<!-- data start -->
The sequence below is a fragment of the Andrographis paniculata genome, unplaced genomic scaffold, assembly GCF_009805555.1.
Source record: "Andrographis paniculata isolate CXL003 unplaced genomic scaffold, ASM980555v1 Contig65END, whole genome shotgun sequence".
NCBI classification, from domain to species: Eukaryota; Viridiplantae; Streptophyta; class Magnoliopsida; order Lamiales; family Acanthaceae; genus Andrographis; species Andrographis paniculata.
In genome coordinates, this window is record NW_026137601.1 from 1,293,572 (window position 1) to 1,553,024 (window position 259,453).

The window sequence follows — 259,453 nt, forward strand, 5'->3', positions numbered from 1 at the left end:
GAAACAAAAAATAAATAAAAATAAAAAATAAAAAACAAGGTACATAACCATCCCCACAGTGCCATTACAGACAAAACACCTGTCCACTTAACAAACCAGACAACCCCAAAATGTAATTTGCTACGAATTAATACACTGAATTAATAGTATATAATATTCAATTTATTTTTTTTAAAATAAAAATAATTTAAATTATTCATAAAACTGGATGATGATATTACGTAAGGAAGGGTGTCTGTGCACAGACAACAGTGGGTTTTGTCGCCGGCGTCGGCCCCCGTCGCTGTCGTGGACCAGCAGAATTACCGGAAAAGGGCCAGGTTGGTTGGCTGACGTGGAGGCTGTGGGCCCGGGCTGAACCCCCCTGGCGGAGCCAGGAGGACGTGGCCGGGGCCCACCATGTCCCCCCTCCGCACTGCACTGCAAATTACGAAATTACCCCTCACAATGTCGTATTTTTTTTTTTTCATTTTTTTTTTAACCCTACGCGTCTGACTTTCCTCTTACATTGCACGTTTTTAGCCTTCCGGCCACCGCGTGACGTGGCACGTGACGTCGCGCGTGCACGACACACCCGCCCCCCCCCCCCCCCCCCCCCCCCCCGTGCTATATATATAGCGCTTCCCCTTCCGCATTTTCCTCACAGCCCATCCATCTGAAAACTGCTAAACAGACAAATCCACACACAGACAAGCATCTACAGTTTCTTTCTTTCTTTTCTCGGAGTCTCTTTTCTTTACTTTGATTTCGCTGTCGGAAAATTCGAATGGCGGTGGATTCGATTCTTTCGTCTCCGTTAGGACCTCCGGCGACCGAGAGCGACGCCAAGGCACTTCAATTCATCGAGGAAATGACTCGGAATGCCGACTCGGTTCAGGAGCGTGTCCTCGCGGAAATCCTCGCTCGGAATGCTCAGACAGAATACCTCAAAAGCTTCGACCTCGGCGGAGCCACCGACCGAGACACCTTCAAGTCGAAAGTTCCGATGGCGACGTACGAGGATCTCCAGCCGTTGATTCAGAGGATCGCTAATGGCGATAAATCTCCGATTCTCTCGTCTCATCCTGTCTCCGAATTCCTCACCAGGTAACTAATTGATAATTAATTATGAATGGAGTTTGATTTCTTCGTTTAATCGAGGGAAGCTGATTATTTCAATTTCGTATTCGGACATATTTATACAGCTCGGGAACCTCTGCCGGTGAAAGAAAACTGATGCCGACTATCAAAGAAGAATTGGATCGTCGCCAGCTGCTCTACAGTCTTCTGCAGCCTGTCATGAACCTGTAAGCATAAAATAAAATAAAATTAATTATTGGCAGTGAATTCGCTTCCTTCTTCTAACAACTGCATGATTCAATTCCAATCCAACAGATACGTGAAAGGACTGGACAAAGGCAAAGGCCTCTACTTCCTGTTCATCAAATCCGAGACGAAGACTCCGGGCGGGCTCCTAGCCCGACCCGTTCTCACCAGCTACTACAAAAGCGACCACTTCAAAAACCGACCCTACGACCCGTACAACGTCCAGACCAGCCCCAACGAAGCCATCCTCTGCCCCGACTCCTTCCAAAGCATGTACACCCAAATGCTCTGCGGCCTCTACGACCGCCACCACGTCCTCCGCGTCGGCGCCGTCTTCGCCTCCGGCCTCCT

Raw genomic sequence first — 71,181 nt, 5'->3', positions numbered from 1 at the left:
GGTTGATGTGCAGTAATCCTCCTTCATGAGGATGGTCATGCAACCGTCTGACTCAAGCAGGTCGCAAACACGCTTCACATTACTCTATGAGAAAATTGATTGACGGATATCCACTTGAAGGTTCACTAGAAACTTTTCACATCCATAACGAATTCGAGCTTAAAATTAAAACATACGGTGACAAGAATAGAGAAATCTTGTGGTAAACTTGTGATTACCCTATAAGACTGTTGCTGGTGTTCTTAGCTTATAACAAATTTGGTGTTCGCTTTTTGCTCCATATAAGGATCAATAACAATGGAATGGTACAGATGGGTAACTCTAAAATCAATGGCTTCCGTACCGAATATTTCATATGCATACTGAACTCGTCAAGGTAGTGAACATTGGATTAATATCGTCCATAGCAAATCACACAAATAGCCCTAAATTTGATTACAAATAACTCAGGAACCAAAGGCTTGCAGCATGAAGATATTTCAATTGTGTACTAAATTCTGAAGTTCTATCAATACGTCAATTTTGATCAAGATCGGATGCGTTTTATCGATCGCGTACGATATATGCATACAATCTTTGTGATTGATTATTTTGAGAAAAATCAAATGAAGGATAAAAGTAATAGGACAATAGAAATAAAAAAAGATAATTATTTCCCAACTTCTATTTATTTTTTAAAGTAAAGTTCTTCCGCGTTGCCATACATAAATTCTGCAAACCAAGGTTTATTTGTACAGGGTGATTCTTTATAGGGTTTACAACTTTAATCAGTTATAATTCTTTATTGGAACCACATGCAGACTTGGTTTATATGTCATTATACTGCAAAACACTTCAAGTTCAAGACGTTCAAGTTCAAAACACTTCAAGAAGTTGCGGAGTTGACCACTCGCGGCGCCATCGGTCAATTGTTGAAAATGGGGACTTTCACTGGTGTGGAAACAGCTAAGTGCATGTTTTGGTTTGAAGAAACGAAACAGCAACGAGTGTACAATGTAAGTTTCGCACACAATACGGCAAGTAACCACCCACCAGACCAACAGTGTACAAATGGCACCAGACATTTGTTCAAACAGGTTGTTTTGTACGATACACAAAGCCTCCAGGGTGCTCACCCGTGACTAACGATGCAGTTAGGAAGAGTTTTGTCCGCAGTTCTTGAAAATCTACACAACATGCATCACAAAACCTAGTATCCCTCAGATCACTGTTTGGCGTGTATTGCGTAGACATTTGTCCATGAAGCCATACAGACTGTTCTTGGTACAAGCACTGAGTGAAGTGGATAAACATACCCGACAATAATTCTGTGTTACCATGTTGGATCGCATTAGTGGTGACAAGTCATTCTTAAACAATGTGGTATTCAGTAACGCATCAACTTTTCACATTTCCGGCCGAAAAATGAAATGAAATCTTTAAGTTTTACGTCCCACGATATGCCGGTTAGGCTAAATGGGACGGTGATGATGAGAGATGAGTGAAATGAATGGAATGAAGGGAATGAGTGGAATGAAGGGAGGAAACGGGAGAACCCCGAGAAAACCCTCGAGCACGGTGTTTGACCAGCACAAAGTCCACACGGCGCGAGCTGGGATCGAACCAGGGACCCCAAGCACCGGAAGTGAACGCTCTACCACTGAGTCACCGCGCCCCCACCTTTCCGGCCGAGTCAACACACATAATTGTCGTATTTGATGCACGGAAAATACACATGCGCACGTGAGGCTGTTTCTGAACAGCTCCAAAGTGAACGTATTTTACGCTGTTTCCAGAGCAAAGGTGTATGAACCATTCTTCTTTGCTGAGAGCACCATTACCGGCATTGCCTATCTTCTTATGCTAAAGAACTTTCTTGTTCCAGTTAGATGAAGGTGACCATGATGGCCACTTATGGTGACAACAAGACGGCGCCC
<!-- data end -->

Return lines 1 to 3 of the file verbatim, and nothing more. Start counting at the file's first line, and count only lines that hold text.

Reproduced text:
The sequence below is a fragment of the Andrographis paniculata genome, unplaced genomic scaffold, assembly GCF_009805555.1.
Source record: "Andrographis paniculata isolate CXL003 unplaced genomic scaffold, ASM980555v1 Contig65END, whole genome shotgun sequence".
NCBI classification, from domain to species: Eukaryota; Viridiplantae; Streptophyta; class Magnoliopsida; order Lamiales; family Acanthaceae; genus Andrographis; species Andrographis paniculata.